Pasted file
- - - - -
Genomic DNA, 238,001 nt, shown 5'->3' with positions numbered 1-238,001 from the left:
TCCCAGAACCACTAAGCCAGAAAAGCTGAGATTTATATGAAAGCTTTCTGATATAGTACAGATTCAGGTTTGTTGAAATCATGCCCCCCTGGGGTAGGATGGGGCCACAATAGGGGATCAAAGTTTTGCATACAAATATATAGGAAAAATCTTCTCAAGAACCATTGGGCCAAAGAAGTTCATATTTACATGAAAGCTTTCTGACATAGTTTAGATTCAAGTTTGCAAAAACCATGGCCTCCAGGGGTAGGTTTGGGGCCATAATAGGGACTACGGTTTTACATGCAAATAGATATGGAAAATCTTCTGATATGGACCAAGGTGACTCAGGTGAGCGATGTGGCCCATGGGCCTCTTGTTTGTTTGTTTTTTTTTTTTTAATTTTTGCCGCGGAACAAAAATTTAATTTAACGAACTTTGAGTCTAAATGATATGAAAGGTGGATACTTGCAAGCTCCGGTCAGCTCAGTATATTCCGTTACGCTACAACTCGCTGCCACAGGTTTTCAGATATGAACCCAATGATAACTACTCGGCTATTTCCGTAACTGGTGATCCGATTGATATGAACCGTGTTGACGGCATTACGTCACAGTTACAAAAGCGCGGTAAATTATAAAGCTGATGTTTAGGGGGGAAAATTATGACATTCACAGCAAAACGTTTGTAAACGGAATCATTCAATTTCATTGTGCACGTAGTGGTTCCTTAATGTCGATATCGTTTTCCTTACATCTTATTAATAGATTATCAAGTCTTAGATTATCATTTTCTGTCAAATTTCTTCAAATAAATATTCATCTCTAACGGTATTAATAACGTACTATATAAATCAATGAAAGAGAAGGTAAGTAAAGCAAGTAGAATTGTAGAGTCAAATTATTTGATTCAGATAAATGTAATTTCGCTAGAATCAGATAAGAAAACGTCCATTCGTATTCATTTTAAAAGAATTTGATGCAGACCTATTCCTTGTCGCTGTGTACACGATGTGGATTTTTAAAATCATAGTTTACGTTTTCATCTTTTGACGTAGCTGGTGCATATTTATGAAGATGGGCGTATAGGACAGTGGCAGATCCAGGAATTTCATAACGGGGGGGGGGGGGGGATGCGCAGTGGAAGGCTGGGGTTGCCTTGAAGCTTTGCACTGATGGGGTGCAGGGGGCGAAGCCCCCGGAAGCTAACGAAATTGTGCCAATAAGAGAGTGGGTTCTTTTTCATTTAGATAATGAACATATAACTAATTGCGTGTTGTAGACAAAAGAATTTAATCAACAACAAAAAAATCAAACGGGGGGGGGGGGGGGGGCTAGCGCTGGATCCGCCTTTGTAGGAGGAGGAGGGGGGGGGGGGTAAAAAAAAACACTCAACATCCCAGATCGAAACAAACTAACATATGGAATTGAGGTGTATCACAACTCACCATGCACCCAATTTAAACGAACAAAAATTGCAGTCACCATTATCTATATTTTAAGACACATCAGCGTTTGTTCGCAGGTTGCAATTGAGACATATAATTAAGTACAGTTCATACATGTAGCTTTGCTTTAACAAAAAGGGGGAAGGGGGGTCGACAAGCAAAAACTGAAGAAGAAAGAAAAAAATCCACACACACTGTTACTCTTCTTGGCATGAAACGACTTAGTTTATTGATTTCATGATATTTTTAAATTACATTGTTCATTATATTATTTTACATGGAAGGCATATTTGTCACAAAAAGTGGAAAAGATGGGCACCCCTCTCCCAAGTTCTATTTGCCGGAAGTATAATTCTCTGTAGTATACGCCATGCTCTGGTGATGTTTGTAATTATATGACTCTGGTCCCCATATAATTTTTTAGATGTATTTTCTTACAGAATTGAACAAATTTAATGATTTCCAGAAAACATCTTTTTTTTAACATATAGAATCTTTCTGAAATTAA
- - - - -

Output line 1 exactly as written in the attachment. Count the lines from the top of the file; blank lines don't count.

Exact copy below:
Genomic DNA, 238,001 nt, shown 5'->3' with positions numbered 1-238,001 from the left: